Baring Asset Management's UK equity team may have little to celebrate this festive season - by Christmas Eve the manager would have been sacked for one month to the day from a $1 billion multi-manager investment service operated by Bank of Bermuda (BoB).
The bank held a roadshow in Hong Kong two months ago promoting the 18-month-old investment service to institutional and high net worth investors.
Until November 24, Baring was one of 11 managers for BoB's All Points Multi-Manager investment service, managing a ú23.8 million ($35 million) equity portfolio. As at November 30, the manager underperformed its benchmark FTSE All-Share index by more than 8% since the launch of the investment service in May last year, losing 7.91% of the portfolio's net asset value. Edinburgh Fund Managers has been selected to take over from Baring.
"We did not take the decision to select a new manager lightly," Wayne Chapman, BoB's senior vice president of investment services, said in the past week. "But out of our 11 different portfolios, the UK equity portfolio has been the one that has not performed as well as we would wish. Our first priority is to ensure that every portfolio within APMM (All Points Multi-Manager) provides superior performance for our clients."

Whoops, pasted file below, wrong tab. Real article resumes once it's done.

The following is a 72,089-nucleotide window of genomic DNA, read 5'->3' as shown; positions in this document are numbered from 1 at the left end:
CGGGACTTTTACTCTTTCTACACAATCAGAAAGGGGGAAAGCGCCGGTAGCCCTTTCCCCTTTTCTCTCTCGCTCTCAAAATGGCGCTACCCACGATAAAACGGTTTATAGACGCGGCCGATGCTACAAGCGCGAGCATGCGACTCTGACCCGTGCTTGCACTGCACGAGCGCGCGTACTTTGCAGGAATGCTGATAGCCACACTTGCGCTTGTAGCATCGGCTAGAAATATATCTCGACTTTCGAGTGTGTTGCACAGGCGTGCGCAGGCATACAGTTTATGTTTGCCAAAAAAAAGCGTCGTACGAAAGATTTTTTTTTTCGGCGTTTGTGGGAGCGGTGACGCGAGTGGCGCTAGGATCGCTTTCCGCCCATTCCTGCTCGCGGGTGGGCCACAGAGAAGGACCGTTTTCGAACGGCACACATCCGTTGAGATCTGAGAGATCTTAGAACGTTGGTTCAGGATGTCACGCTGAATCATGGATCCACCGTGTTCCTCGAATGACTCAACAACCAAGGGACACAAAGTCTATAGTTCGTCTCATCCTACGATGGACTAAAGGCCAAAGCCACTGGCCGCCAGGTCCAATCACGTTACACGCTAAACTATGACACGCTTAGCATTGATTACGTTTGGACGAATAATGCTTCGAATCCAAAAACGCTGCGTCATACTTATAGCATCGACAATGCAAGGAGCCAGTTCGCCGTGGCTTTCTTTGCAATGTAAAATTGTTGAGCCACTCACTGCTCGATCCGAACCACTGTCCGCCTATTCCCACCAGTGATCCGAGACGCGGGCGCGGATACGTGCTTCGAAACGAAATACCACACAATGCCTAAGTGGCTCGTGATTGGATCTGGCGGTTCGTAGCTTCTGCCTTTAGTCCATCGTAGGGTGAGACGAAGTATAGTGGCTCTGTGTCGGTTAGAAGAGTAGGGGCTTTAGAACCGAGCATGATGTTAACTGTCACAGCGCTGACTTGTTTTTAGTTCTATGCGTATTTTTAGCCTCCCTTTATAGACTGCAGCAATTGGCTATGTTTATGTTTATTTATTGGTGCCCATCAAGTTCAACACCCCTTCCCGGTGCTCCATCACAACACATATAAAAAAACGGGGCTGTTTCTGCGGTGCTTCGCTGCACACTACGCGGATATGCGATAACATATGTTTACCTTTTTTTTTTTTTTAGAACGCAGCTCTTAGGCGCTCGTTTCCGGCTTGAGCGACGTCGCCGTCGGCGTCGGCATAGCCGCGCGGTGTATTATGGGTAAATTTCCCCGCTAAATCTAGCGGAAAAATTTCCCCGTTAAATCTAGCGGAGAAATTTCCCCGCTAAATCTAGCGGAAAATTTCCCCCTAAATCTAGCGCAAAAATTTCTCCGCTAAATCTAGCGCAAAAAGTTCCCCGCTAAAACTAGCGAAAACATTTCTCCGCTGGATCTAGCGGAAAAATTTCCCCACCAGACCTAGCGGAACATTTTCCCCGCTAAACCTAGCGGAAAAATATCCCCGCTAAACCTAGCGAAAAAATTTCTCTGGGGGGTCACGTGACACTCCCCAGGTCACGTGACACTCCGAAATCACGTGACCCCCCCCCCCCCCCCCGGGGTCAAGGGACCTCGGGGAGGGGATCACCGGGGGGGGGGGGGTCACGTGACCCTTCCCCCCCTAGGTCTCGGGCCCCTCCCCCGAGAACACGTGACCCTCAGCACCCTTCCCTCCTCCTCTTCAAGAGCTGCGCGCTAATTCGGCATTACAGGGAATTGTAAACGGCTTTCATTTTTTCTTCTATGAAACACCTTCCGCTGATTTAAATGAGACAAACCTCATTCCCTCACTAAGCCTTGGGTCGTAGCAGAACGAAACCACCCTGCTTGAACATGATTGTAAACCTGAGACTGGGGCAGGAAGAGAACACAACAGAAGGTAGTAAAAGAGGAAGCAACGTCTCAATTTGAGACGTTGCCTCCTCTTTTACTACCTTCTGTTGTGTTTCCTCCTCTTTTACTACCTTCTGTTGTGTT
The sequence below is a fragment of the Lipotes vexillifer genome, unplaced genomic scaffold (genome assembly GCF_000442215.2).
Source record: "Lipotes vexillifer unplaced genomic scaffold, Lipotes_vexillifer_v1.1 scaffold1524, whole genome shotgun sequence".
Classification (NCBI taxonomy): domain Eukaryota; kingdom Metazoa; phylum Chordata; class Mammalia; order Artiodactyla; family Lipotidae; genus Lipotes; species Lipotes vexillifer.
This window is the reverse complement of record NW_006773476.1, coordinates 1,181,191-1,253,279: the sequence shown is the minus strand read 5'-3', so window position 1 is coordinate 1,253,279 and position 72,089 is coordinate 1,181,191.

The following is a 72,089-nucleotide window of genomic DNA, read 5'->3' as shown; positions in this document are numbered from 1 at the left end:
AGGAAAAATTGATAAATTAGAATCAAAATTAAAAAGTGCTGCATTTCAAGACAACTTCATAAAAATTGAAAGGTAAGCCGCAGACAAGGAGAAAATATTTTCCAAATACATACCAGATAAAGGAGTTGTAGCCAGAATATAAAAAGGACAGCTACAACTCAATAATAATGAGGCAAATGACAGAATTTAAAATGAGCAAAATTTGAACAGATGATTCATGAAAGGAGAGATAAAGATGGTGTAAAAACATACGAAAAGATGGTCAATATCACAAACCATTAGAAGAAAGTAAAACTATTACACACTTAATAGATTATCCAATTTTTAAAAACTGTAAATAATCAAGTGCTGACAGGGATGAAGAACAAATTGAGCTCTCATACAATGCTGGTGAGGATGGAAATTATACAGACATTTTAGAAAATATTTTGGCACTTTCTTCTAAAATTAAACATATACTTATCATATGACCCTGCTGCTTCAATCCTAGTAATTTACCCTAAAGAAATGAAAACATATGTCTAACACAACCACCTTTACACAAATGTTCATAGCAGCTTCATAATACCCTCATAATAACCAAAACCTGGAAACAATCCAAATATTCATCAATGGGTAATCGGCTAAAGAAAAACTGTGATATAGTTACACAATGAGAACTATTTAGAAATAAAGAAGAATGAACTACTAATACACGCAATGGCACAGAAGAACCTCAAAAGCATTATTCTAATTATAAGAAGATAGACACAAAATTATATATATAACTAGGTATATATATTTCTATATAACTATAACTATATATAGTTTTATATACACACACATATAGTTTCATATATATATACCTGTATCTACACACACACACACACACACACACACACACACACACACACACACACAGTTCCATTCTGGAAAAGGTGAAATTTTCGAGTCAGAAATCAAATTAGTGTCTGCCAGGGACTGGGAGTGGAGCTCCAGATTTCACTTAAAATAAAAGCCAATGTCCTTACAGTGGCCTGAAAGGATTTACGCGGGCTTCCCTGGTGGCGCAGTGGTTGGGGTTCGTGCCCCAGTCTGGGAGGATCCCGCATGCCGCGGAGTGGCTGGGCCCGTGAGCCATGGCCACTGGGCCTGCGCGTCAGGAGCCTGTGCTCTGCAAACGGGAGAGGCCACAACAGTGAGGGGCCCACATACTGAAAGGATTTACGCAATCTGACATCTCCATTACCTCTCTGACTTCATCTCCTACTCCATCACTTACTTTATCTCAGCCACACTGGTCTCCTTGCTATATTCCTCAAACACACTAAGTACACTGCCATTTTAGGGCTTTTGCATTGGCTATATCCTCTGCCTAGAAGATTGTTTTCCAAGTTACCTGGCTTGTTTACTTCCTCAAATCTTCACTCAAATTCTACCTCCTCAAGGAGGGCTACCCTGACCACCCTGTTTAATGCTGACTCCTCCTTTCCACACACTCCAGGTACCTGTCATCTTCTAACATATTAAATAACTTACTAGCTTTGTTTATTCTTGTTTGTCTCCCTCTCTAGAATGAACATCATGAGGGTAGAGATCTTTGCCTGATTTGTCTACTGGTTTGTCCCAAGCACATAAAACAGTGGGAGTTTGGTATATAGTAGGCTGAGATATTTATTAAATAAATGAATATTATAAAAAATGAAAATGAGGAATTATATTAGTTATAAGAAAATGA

Chapman believes that the investment process and philosophies of Edinburgh will prove to be a better fit for the investment program's UK equity portfolio over the short and long term.
Other managers for the investment service include Alliance Capital Management (US large cap with $180.3 million under management), Global Asset Management (Japanese equity, $50.8 million), Schroders (Asian equity, $94.3 million), Black Rock (short duration bond, $140.8 million), and Bridgewater (high yield bond, $52.3 million).
JP Morgan manages three of the 11 portfolios: a global dollar bond ($241.2 million), a global sterling bond (ú11.7 million) and a global euro bond (Eu8 million [$7.15 million]). Although Morgan underperforms slightly in all three relative to their benchmarks, it seems the manager is safe from being fired.
"The important point is not to just look at benchmarks," says Glenn Trotman, BoB's director of investments. "When we evaluate a manager's performance, we look at two areas: performance relative to benchmarks; and also performance relative to peer groups, and in this instance JP Morgan is near the top of its class."
As at the end of November, outperformers in BoB's multi-manager investment service include Warburg Pincus (US small cap with $58.3 million under management), returning 73.6% over a benchmark of just 0.63% since inception; and Invesco (European equity, Eu136.1 million), raking in 52.8% against a benchmark of 26.5%.